Season four of Netflix drama The Crown takes us through the 1980s, when Margaret Thatcher is the prime minister of the United Kingdom, and Charles and Diana’s marriage is all anyone can talk about.
An ensemble of brilliant women
This season deals with an abundantly documented period of British history. In the process it brings to the fore two of the most popular female figures, besides the queen, that the country has seen – ‘iron lady’ Margaret Thatcher and national sweetheart Princess Diana.
The season begins in 1979, when Thatcher (Gillian Anderson) is sworn in as the country’s first woman prime minister. Around the same time, Charles (Josh O’Connor) encounters a young Diana (Emma Corrin). In terms of history, we see landmark events such as Lord Mountbatten’s (Charles Dance) assassination at the hands of the Irish Republican Army (IRA), and the Falklands War of 1982. An episode is also dedicated to Michael Fagan, a troubled individual who broke into Buckingham Palace to speak to the queen. Their exchange makes for a fascinating scene. By and large, however, the focus is on the personal turmoils of the characters. Like previous seasons, The Crown remains a stylishly shot show, giving us impressive sights of erstwhile London as well as the countryside.
The build up to this season promised a Thatcher-Diana show, and delivers on this front. This means that, for the first time, Queen Elizabeth II (Olivia Colman) isn’t the central figure in the show. Gillian Anderson is in top form as Margaret Thatcher, nailing the iron lady’s mannerisms as she goes about dealing with “stuffy, patronising, grey-haired men”. Her scenes with Olivia Colman give us the acting masterclass we were hoping for. The dynamics shared by the two women easily make for the most delicious moments of the season. From Elizabeth’s parenting insecurities to Thatcher’s borderline sexist opinions on fellow women, both seem to bring out the imperfect, more human sides in each other.
The side effect of having two new characters in prominent roles, is that Helena Bonham Carter‘s Princess Margaret and Tobias Menzies‘ Prince Philip get a raw deal in terms of screen time. The brilliant Bonham Carter, though, does make her presence felt in one episode where she unearths a disturbing family secret. Erin Doherty too shines in her few scenes as Princess Anne. Beneath their feisty, sardonic exteriors, both Margaret and Anne seem to be the only persons in the family with any compassion.
The not-so-fairytale marriage
To its credit, The Crown is critical of the royal family when it comes to Diana. It minces no words in telling us that Charles married Diana under pressure from the royal family, a marriage that should never have happened. Not helping matters is the presence of a certain Mrs. Parker-Bowles, with whom Charles has been “sowing his oats” since a young age and continues to be utterly besotted by.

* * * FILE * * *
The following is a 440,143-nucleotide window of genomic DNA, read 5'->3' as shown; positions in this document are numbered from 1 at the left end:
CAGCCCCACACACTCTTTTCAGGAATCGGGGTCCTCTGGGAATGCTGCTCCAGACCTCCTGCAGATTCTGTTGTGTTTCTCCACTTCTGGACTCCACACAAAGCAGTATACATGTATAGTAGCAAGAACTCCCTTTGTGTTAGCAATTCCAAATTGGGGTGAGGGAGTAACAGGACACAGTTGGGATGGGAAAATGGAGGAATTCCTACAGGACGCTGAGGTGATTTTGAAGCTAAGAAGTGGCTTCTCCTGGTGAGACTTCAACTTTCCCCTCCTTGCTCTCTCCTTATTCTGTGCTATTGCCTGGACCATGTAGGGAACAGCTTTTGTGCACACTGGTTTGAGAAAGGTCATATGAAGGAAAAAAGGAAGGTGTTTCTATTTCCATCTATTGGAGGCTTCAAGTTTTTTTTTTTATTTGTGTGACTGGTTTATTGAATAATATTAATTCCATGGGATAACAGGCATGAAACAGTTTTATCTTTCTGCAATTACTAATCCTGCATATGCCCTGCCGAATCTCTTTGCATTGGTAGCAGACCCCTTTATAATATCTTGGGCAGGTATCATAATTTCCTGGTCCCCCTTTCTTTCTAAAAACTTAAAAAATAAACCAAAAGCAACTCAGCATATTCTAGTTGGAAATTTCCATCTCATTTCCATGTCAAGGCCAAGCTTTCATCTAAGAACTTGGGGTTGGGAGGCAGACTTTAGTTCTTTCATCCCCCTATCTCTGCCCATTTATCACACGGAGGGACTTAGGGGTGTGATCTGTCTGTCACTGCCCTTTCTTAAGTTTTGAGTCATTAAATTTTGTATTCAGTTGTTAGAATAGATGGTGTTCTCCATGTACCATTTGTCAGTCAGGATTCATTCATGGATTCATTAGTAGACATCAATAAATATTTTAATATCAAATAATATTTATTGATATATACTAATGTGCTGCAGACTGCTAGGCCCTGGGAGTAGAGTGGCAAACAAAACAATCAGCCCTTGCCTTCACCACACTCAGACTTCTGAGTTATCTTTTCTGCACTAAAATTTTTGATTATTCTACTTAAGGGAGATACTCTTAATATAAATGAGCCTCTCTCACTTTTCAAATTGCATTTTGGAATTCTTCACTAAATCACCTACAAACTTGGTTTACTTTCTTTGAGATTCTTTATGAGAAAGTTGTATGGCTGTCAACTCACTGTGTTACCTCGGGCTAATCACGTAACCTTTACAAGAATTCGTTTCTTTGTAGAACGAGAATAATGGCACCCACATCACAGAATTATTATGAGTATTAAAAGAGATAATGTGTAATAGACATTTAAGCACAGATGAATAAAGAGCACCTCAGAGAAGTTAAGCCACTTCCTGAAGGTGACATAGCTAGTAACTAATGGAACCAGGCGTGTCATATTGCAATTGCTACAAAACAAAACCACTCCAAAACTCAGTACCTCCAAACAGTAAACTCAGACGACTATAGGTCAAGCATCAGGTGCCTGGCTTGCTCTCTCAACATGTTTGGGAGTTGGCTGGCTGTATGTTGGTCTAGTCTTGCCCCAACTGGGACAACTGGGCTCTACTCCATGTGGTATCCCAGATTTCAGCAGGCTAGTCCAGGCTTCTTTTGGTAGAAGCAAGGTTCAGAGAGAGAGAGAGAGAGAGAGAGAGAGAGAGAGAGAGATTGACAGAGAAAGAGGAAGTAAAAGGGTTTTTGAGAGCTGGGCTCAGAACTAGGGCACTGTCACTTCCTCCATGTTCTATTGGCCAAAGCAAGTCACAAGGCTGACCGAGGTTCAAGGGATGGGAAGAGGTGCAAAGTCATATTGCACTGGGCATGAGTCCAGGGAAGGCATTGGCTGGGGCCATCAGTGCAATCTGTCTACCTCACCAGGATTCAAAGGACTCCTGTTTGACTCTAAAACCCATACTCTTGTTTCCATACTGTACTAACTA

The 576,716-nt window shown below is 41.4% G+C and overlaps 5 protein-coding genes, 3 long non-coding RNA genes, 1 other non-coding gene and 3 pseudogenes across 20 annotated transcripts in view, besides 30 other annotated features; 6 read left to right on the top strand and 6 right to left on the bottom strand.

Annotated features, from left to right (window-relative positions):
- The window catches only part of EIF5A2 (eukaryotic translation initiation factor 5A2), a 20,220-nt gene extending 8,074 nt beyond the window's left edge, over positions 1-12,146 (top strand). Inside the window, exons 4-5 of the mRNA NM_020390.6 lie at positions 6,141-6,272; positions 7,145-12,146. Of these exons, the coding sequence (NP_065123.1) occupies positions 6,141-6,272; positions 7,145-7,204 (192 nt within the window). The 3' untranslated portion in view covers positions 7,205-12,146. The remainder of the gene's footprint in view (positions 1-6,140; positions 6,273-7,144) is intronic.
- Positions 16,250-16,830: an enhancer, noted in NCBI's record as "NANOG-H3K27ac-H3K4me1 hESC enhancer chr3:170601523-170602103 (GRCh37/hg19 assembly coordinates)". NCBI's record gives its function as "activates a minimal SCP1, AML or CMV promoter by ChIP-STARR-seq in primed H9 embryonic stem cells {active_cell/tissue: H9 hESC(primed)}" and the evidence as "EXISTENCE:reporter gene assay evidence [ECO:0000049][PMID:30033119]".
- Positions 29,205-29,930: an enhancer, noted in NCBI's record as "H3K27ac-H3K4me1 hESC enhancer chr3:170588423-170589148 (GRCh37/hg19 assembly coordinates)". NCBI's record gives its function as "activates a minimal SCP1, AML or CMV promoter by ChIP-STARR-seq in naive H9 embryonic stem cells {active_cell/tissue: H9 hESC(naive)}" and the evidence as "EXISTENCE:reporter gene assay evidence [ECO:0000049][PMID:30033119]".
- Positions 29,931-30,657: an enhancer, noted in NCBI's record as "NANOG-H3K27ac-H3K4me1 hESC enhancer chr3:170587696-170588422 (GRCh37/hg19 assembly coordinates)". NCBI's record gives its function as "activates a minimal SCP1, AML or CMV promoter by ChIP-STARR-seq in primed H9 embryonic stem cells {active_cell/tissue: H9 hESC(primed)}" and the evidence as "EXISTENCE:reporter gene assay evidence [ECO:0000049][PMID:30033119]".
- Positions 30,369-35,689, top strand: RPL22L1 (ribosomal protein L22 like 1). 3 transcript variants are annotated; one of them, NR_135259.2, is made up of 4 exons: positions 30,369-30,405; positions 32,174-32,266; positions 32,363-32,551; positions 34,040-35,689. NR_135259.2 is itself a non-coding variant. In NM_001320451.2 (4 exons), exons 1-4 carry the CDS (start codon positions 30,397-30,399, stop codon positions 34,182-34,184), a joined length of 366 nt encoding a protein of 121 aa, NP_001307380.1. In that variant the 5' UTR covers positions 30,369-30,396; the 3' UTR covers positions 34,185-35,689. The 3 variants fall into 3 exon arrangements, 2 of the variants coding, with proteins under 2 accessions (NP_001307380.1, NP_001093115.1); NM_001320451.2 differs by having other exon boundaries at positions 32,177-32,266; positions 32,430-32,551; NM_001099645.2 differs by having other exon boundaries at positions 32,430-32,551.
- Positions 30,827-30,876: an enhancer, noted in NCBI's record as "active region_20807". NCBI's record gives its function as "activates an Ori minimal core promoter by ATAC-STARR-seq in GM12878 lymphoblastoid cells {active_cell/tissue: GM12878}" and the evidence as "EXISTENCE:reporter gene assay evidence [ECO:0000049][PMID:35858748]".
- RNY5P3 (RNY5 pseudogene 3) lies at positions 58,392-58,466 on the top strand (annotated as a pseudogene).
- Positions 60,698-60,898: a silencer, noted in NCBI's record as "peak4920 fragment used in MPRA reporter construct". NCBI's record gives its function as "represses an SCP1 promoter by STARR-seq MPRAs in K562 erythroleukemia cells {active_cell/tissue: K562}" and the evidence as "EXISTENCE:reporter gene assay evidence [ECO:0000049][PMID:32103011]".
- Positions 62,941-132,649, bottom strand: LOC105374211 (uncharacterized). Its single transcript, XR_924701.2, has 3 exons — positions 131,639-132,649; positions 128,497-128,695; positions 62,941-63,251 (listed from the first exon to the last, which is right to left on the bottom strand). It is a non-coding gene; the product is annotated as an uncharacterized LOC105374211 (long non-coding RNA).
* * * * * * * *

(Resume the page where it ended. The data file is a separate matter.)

In a sea of illustrious actors that form part of The Crown, 24-year-old Emma Corrin makes an impression in the first major role of her career. Her look is complete with the iconic Diana hairdo and the fashionable clothes that the late princess was often seen in. As Diana, she grapples with the pressures of being a royal and her struggles with bulimia, while constantly attempting to salvage her marriage and being a doting mother. The makers have portrayed her in a sympathetic light while being brutally critical of Charles. The Prince of Wales has transformed from a misunderstood youth in the last season to an egocentric personality with a sense of entitlement and a desperate need for attention. He isn’t thrilled when Diana finds popularity among the masses, and disregards any effort on her part to make him happy.
“Everyone in this system is a lost, lonely, irrelevant outsider”
As always, The Crown paints a remarkable picture of the inner struggles of the members of the royal family. Whether its failed marriages or identity crises or other mental health problems, the makers clearly endeavour to show the world that everything within the royal family isn’t as rosy as it appears on the surface. What is more likely to appall the viewer, however, is the manner in which these issues are dealt with. The royal family has a certain standard to uphold, and thus all imperfections must be discreetly brushed under the carpet. Charles and Diana find themselves under tremendous pressure to hold together their shambolic marriage, one that is rife with infidelity and insecurities, because separation is not an option in this family.
Though the makers don’t confront it directly, the season is likely to provoke this question in the minds of viewers – is the monarchy still relevant in today’s day and age? If yes, what good does it do? Clearly everyone here appears to be living under a tremendous burden of being a royal and leading rigid, confined lives deemed fit for their kind. One might dare say that these women and men would have lived happier lives as commoners.
WATCH OR NOT
The Crown continues to churn out compelling stories revolving around the royal family. This time around, it’s the narratives involving Margaret Thatcher and Princess Diana that are likely to leave a mark on the viewers. Tremendous performances by Olivia Colman, Gillian Anderson and Emma Corrin add weight to this strong season.
Directors: Benjamin Carron, Jessica Hobbs, Julian Jarrold, Paul Whittington
Writers: Peter Morgan, Jonathan Wilson
Cast: Olivia Colman, Gillian Anderson, Emma Corrin, Josh O’Connor, Helena Bonham Carter
Streaming on: Netflix